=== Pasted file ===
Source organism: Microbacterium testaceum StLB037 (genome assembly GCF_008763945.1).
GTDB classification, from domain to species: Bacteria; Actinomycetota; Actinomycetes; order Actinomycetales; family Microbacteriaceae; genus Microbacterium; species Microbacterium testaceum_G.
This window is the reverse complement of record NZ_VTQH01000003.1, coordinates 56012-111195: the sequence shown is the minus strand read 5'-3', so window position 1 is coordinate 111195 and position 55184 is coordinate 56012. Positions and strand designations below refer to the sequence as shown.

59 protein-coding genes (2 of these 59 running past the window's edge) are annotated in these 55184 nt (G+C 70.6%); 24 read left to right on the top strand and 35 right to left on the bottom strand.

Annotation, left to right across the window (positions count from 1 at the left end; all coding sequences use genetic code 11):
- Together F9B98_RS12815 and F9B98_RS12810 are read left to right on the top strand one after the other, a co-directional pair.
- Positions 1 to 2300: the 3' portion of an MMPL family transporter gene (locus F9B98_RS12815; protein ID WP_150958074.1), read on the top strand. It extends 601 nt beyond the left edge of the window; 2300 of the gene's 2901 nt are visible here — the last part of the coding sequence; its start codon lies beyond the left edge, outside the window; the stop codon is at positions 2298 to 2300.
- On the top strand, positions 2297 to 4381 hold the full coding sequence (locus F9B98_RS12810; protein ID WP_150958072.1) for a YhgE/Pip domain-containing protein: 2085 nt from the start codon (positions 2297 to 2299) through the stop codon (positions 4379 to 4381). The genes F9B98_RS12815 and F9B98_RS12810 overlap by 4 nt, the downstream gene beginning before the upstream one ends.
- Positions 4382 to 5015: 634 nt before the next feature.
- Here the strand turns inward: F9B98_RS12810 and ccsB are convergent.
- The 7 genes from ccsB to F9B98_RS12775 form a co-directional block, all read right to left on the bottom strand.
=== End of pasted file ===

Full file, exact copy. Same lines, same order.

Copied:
Source organism: Microbacterium testaceum StLB037 (genome assembly GCF_008763945.1).
GTDB classification, from domain to species: Bacteria; Actinomycetota; Actinomycetes; order Actinomycetales; family Microbacteriaceae; genus Microbacterium; species Microbacterium testaceum_G.
This window is the reverse complement of record NZ_VTQH01000003.1, coordinates 56012-111195: the sequence shown is the minus strand read 5'-3', so window position 1 is coordinate 111195 and position 55184 is coordinate 56012. Positions and strand designations below refer to the sequence as shown.

59 protein-coding genes (2 of these 59 running past the window's edge) are annotated in these 55184 nt (G+C 70.6%); 24 read left to right on the top strand and 35 right to left on the bottom strand.

Annotation, left to right across the window (positions count from 1 at the left end; all coding sequences use genetic code 11):
- Together F9B98_RS12815 and F9B98_RS12810 are read left to right on the top strand one after the other, a co-directional pair.
- Positions 1 to 2300: the 3' portion of an MMPL family transporter gene (locus F9B98_RS12815; protein ID WP_150958074.1), read on the top strand. It extends 601 nt beyond the left edge of the window; 2300 of the gene's 2901 nt are visible here — the last part of the coding sequence; its start codon lies beyond the left edge, outside the window; the stop codon is at positions 2298 to 2300.
- On the top strand, positions 2297 to 4381 hold the full coding sequence (locus F9B98_RS12810; protein ID WP_150958072.1) for a YhgE/Pip domain-containing protein: 2085 nt from the start codon (positions 2297 to 2299) through the stop codon (positions 4379 to 4381). The genes F9B98_RS12815 and F9B98_RS12810 overlap by 4 nt, the downstream gene beginning before the upstream one ends.
- Positions 4382 to 5015: 634 nt before the next feature.
- Here the strand turns inward: F9B98_RS12810 and ccsB are convergent.
- The 7 genes from ccsB to F9B98_RS12775 form a co-directional block, all read right to left on the bottom strand.